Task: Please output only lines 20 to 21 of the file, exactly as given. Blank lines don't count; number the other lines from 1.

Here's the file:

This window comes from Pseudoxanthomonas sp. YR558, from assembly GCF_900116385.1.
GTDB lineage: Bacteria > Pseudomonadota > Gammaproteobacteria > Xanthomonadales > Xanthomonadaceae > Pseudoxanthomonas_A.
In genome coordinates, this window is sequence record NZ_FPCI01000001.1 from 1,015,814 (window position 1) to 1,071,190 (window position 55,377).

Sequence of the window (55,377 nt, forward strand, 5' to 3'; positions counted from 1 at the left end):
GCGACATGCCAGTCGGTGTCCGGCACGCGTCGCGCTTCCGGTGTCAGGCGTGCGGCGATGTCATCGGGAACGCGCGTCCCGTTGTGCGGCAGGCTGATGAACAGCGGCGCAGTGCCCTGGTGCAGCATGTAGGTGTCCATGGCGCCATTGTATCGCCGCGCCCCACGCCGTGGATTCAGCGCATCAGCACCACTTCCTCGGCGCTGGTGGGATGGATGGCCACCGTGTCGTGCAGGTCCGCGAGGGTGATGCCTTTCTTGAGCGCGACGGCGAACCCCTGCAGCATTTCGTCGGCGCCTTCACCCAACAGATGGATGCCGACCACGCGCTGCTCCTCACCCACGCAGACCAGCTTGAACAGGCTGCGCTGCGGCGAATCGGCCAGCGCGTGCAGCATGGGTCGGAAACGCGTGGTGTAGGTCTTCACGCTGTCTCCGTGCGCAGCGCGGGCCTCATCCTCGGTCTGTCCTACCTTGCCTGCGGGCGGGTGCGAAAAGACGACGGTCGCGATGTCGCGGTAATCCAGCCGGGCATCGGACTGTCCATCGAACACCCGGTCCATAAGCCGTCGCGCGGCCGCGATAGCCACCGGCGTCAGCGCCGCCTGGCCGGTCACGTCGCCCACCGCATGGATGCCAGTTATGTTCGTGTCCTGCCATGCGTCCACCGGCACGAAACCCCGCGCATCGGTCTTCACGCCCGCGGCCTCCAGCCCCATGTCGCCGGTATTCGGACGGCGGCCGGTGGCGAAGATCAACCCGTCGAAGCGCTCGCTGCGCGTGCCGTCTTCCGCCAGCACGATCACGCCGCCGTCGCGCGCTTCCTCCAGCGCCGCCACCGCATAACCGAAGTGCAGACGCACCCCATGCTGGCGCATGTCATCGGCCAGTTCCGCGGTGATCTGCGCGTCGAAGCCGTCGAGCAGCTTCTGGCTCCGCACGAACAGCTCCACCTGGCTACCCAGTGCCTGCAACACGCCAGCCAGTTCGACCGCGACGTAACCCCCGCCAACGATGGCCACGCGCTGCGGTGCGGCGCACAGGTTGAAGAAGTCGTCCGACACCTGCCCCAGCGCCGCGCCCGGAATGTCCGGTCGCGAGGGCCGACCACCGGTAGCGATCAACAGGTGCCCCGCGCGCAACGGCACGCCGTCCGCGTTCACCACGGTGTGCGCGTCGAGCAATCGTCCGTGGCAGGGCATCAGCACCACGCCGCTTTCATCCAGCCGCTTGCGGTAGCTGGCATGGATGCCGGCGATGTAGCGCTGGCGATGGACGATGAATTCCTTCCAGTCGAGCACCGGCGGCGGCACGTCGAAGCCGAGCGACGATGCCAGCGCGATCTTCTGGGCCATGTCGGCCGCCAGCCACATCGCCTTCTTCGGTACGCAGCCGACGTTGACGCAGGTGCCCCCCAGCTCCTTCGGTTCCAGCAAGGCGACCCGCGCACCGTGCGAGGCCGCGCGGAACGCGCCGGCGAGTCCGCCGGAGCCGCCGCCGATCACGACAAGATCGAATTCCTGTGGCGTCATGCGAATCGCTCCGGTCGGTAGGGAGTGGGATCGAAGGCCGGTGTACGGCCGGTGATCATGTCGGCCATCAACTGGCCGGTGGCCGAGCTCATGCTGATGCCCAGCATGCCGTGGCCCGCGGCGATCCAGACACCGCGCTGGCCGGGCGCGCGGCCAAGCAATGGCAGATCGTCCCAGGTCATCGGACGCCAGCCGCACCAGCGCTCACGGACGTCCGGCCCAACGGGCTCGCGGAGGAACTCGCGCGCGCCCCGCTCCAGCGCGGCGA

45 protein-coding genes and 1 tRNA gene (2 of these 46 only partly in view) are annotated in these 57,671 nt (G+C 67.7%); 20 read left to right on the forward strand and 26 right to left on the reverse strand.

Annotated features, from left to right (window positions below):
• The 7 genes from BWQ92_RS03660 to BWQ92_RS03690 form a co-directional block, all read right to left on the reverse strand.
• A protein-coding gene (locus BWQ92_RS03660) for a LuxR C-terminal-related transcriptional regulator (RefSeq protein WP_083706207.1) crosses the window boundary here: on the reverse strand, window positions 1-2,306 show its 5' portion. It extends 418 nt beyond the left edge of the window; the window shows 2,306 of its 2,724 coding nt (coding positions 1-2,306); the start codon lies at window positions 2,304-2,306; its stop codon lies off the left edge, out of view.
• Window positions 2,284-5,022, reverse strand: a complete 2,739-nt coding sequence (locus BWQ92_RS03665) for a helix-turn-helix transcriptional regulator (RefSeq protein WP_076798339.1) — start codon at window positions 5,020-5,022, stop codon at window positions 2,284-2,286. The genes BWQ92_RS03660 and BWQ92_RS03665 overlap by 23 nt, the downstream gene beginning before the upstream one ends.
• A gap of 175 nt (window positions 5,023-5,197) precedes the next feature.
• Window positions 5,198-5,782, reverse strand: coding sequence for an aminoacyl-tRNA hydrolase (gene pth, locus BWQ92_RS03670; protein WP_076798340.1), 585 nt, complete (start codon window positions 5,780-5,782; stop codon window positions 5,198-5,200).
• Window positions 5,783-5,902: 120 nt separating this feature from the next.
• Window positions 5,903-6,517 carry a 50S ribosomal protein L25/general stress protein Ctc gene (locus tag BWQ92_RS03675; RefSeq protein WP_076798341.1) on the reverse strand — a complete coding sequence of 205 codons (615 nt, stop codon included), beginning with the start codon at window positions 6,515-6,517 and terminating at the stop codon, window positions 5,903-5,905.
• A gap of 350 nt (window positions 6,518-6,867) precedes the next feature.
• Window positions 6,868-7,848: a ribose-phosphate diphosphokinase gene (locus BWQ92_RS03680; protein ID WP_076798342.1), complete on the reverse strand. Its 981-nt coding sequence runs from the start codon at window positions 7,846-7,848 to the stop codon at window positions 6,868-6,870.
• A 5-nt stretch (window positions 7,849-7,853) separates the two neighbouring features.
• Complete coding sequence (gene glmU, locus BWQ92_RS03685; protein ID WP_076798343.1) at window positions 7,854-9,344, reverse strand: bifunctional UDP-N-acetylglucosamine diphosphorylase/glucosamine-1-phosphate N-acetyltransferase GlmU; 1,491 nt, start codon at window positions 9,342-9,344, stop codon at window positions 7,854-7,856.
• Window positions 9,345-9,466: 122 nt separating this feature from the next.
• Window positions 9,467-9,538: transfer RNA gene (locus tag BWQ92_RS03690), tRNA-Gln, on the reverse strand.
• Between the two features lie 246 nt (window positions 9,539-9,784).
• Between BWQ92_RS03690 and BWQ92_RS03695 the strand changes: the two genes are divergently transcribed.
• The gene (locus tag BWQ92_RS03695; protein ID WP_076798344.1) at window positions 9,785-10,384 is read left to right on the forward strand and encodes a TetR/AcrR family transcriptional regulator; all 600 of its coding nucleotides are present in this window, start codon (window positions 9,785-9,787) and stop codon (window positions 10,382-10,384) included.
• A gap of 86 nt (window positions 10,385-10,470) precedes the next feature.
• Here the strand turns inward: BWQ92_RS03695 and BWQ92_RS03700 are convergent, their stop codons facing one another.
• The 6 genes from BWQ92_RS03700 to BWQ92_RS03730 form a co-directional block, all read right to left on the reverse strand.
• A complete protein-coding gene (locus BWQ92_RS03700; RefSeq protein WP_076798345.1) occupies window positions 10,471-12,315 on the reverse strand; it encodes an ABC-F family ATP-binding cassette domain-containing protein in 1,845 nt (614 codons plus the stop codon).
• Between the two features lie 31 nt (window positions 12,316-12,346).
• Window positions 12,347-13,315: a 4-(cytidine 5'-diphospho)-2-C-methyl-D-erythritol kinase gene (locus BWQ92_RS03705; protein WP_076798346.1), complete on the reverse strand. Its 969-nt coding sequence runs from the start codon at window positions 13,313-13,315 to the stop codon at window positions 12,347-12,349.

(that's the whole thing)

• Window positions 9,467-9,538: transfer RNA gene (locus tag BWQ92_RS03690), tRNA-Gln, on the reverse strand.
• Between the two features lie 246 nt (window positions 9,539-9,784).